State broadband network operator files for bankruptcy

Baker administration officials said they were exploring options

BOSTON (STATE HOUSE NEWS SERVICE) – The operator of the state’s $90 million broadband network in western and central Massachusetts filed for bankruptcy in federal court on Wednesday, and only has enough money to continue operating the telecommunications network until the beginning of summer.

According to KCST USA, it has been operating the MassBroadband 123 Network at an annual loss of more than $3 million, and the network, as constructed, is “not sustainable for KCST USA or any operator.”

In its bankruptcy filing, KCST attorneys say the 1,200-mile network was intended to bring high-speed internet access to more than 1,300 facilities in 124 communities and its anchor customers include hospitals, schools, government entities, and police and fire stations.

KCST claims that the Massachusetts Technology Collaborative did not construct and deliver the broadband network in accordance with rollout plans and only connected with fewer than 1,000 anchor institutions. They say they have enough financing to continue to operate the network for a minimum of 13 weeks.

“We intend to work closely with the Commonwealth and the Massachusetts Technology Collaborative to allow KCST USA to restructure its obligations to become economically feasible,” Steve Darr, who was named KCST’S chief restructuring officer, said in a statement. “Meanwhile, KCST will continue to operate the MassBroadband 123 Network so that customers will experience no interruption of service during the pendency of the Chapter 11 case.”

During a conference call on Thursday, Baker administration officials said they were exploring options, including working through financial negotiations with the vendor in the bankruptcy case and gauging the market to find an alternative provider, if necessary.

“We are looking at all avenues right now,” said Paul McMorrow, director of communications at the Executive Office of Housing and Economic Development.

There was no guarantee of any base customer level in the state’s agreement with its vendor, McMorrow said, and state officials have not seen anything – despite requests for information – to indicate that the network was rolled out in a fashion that caused material damage to the vendor’s finances.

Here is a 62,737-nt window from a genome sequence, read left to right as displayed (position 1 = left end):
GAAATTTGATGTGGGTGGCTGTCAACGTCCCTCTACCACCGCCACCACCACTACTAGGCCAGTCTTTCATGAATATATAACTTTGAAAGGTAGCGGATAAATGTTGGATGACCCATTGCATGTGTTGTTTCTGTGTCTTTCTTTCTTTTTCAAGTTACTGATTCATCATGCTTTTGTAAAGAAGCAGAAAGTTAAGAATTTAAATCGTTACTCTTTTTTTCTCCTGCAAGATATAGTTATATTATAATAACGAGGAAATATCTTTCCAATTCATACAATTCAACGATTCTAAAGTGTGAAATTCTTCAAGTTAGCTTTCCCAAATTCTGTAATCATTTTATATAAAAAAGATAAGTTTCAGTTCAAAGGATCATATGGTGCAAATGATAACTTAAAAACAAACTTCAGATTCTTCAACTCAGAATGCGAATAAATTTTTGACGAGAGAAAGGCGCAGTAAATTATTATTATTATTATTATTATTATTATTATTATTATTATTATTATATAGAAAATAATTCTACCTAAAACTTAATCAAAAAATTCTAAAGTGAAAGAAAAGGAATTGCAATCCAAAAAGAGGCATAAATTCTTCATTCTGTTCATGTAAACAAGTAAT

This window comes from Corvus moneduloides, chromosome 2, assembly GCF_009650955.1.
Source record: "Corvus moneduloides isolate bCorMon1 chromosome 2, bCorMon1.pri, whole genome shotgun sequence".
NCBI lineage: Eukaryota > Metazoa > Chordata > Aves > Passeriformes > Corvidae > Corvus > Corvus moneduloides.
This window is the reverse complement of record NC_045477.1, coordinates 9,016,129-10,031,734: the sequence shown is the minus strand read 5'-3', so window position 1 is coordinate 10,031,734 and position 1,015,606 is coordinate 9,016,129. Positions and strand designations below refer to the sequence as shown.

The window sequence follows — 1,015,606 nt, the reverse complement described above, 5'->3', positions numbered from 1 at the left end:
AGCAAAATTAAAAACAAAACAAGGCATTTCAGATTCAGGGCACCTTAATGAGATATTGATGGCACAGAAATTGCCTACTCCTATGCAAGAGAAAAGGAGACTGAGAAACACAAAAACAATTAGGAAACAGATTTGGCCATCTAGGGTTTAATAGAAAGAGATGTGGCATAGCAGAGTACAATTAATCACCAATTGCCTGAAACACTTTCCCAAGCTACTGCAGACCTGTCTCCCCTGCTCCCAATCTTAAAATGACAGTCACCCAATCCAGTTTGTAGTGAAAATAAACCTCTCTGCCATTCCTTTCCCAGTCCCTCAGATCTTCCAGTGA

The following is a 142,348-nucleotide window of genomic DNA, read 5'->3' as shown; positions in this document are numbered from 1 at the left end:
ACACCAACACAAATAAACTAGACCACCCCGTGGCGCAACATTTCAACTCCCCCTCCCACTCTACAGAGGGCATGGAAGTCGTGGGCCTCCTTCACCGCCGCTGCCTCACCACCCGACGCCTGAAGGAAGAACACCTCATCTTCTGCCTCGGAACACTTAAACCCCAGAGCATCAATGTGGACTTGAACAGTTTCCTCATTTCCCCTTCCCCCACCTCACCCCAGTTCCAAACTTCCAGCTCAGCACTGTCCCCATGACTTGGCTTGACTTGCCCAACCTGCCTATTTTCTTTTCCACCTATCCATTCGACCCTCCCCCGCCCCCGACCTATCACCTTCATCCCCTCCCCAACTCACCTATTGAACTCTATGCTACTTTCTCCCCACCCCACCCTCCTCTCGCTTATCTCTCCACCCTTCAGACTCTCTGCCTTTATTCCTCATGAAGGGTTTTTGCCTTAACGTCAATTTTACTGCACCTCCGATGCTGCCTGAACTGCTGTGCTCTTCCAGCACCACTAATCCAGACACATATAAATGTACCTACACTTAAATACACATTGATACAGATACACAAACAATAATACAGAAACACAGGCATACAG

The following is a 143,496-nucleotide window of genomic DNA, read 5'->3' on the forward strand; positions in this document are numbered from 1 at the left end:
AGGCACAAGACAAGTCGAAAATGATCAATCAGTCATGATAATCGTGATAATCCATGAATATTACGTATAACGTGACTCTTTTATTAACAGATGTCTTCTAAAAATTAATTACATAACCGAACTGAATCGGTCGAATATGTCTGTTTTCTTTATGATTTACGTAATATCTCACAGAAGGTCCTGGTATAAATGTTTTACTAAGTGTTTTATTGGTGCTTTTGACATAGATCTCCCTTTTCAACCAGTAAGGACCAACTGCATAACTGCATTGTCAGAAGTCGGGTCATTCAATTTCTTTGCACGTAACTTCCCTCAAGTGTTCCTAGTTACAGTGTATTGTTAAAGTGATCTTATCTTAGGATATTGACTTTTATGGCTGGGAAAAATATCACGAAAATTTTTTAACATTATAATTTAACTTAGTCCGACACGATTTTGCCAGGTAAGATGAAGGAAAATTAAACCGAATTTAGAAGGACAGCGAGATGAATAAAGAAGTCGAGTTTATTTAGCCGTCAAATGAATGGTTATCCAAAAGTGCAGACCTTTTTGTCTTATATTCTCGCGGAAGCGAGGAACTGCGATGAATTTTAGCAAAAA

According to KCST USA, it tried to address its operating loss with the state in 2013 and 2014 but “was rebuffed and met with litigation.” If KCST USA is unable to reach an agreement with the state, “it will be forced to discontinue its operation of the network,” the company said in a statement.

Massachusetts Technology Collaborative official Brian Noyes said the bankruptcy filing was “sudden news,” but added that the collaborative is pleased KCST intends to continue to operate the network while it is in bankruptcy, ensuring connections will continue to paying public and private sector customers.

“We look forward to working with Axia/KCST towards a successful resolution of its financial problems, which are solely its responsibility,” Noyes, the collaborative’s director of communications, said in a statement prior to the conference call. “Axia/KCST’s obligation to continue operation of the Network has been guaranteed by the large Canadian network operator Axia NetMedia Corporation, which continues to be responsible for ensuring continued uninterrupted service. [Massachusetts Broadband Institute] intends to continue to hold both Axia parties accountable under their contracts, and to ensure that MassBroadband123 will continue to provide quality broadband service to customers across Western and North Central Massachusetts.”

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